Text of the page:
He wouldn't be the first person to get an egg shaped rotor...
I have a special mandrel I use to check/turn/correct them on the lathe.
 

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Hi Terry,

the lucas article (address below) it describes my symptoms exactly.
https://jrcengineering.com/technical-support/lucas-alternator-tips/
The article has several errors:-

Testing output on a running machine in this way. You will need an ammeter for the first test. Any old automotive unit will do or a Pep Boys cheapo replacement type. Connect leads to the ammeter and install alligator clips on the ends.
Remove the center Brown/blue wire from the rectifier. Connect the ammeter in series with the rectifier and the brown/blue wire that was plugged on to that terminal. Start the bike. The ammeter should show a discharge of 1-2 amps at idle speed. The needle should move to charge as you increase engine RPM to 2000 rpm. The needle should show a charge of 1-2 amps at 2200 rpm. Now switch the lights on. There should dip in charge rate followed by moving back to positive above 2200 RPM. If the needle shows no charge recheck all connections or components. If it takes 3000RPM or more to begin showing a charge then the Rotor may be demagnetized or the stator may have 2 dead coils. Check the stator coils as described above.
. "Remove the center Brown/blue wire from the rectifier." '70, if your bike has an Ammeter mounted in the headlamp shell, the wire - specifically attached to the centre terminal of the rectifier - is Brown/White.

. "Connect the ammeter in series with the rectifier and the brown/blue [or Brown/White] wire that was plugged on to that terminal. Start the bike. The ammeter should show a discharge of 1-2 amps at idle speed. The needle should move to charge as you increase engine RPM to 2000 rpm. The needle should show a charge of 1-2 amps at 2200 rpm."

Major :Dang

Wiring diagrams in Triumph and Lucas manuals represent the rectifier as four:-



... this specifically indicates that current can only pass through the diode in ONE direction, which is a specific property of diodes.

For an Ammeter "connect[ed] in series with the rectifier and the [brown/blue] wire" to "show a discharge of 1-2 amps at idle speed" and then "move to charge as you increase engine RPM to 2000 rpm.", current would have to pass through the rectifier diodes in both ("discharge" and "charge") directions ... :Darn If it does, the rectifier is donald.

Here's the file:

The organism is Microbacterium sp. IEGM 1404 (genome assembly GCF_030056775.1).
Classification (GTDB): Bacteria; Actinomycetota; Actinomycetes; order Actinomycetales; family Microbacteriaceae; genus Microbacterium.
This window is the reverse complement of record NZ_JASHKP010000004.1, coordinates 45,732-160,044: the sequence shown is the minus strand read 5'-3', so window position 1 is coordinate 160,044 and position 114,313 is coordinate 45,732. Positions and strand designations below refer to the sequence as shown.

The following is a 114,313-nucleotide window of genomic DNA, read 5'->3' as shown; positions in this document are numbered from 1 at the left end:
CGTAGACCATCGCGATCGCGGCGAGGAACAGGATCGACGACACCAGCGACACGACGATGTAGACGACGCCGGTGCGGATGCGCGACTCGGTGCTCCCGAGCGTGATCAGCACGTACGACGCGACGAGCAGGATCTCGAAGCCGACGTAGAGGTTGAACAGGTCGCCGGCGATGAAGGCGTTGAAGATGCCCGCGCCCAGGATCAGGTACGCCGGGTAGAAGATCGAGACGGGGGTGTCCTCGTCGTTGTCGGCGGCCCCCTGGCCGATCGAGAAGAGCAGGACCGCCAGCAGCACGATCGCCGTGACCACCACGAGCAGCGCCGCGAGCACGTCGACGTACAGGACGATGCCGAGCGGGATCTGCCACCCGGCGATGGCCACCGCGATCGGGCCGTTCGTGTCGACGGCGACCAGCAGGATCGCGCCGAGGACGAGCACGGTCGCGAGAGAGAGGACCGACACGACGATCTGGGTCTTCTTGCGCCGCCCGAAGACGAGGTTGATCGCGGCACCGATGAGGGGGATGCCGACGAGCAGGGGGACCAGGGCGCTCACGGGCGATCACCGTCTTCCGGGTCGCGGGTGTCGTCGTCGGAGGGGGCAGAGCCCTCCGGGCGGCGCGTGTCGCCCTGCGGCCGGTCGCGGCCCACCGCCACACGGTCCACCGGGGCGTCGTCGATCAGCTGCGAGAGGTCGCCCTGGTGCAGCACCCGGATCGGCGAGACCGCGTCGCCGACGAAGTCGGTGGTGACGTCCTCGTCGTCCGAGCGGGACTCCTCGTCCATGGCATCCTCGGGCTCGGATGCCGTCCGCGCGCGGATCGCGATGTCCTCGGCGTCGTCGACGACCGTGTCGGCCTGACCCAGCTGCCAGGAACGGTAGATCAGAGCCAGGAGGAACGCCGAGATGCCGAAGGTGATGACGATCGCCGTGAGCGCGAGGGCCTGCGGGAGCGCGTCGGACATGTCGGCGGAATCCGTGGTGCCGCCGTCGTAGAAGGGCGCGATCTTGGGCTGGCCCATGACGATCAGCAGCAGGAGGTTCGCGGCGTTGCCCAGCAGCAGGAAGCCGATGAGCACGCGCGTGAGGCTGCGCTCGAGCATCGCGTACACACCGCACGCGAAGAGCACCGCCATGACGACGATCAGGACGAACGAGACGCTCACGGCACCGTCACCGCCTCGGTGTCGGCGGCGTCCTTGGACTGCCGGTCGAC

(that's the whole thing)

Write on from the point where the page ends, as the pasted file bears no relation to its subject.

Likely Bill The Writer is confused with the standard pre-'71 Ammeter installation:-

. Brown/Blue from battery -ve is connected to one Ammeter terminal.

. Brown/White from the rectifier is connected to the other Ammeter terminal, and one ignition switch terminal.

. Consumers such as the ignition coil/s is/are connected by the White wire/s on the other ignition switch terminal.

. Turning on the ignition switch connects Brown/White wires to White wires; certainly the ignition coil/s draw/s Amps, usually ~3.5A. If the Brown/Blue and Brown/White wires are connected to the correct Ammeter terminals, the Ammeter needle will swing from central zero towards the "-"; this is a "discharge" from the battery (not the rectifier) because you haven't started the engine.

. Lucas motorcycle alternators (like most motorcycle alternators) are known as "permanent magnet", because the rotor is permanently-magnetised (unlike nearly all other alternators, where the rotor is an electro-magnet, allowing output to be varied by increasing/decreasing the Amps through the rotor, which increases/decreases the magnetic strength of the rotor).

. Electricity and magnetism are inextricably linked. If you pass an electric current through a piece of metal, the piece of metal will have a magnetic field around it. More particularly for permanent-magnet alternators, if you wave any magnet near a piece of metal, the magnetism induces an electric current in the piece of metal.

. Amps are the units of electric current. So, once you start a permanent-magnet alternator rotor spinning, the alternator is generating AC (for clarity, this does require an electrical 'load' across the alternator stator, but that's been covered already (testing with a resistor) in this thread; your bike's DC electrics connected through the rectifier are also "an electrical 'load'").

. However, permanent-magnet alternators generate more only the faster the rotor's spun - that's why 'original Lucas' rated theirs "x Amps @ 5,000 rpm". However2, the relationship between rpm and generated Amps isn't linear - that's why 'original Lucas' advertised "75% of rated @ 2,400 rpm" for the single-phase RM21 and RM23.

. So, @ tickover rpm, a Lucas alternator doesn't generate very much. Nevertheless, if you were to connect an expensive high-end Ammeter in series between the rectifier's DC output and either its pre-'71 Brown/White wire or '71-on Brown/Blue wire, the meter would show the small tickover DC output ("charge") from the alternator/rectifier.

. This small tickover DC output from the alternator/rectifier is less than the ~3.5A drawn by just the ignition coils. Therefore, @ tickover rpm, (most of) this ~3.5A is still drawn from the battery; on a pre-'71 Britbike like yours Amps drawn from the battery pass through the standard Ammeter, which is precisely why the standard Ammeter still indicates a "discharge" at tickover.